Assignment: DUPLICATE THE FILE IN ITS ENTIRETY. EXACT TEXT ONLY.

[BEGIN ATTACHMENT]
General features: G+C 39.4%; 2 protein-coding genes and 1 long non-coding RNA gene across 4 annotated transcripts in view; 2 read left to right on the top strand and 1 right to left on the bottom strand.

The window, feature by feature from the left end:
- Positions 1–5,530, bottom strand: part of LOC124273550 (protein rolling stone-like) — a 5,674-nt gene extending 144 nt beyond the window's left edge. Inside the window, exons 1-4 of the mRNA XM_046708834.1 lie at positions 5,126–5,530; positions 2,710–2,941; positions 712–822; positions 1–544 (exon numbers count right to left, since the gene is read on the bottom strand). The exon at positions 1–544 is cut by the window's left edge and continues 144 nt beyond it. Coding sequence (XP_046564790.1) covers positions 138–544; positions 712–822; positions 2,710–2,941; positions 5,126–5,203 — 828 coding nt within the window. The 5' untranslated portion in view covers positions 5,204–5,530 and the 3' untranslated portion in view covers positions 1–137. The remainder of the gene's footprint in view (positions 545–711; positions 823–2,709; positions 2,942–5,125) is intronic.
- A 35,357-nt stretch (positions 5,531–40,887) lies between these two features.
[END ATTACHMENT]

General features: G+C 39.4%; 2 protein-coding genes and 1 long non-coding RNA gene across 4 annotated transcripts in view; 2 read left to right on the top strand and 1 right to left on the bottom strand.

The window, feature by feature from the left end:
- Positions 1–5,530, bottom strand: part of LOC124273550 (protein rolling stone-like) — a 5,674-nt gene extending 144 nt beyond the window's left edge. Inside the window, exons 1-4 of the mRNA XM_046708834.1 lie at positions 5,126–5,530; positions 2,710–2,941; positions 712–822; positions 1–544 (exon numbers count right to left, since the gene is read on the bottom strand). The exon at positions 1–544 is cut by the window's left edge and continues 144 nt beyond it. Coding sequence (XP_046564790.1) covers positions 138–544; positions 712–822; positions 2,710–2,941; positions 5,126–5,203 — 828 coding nt within the window. The 5' untranslated portion in view covers positions 5,204–5,530 and the 3' untranslated portion in view covers positions 1–137. The remainder of the gene's footprint in view (positions 545–711; positions 823–2,709; positions 2,942–5,125) is intronic.
- A 35,357-nt stretch (positions 5,531–40,887) lies between these two features.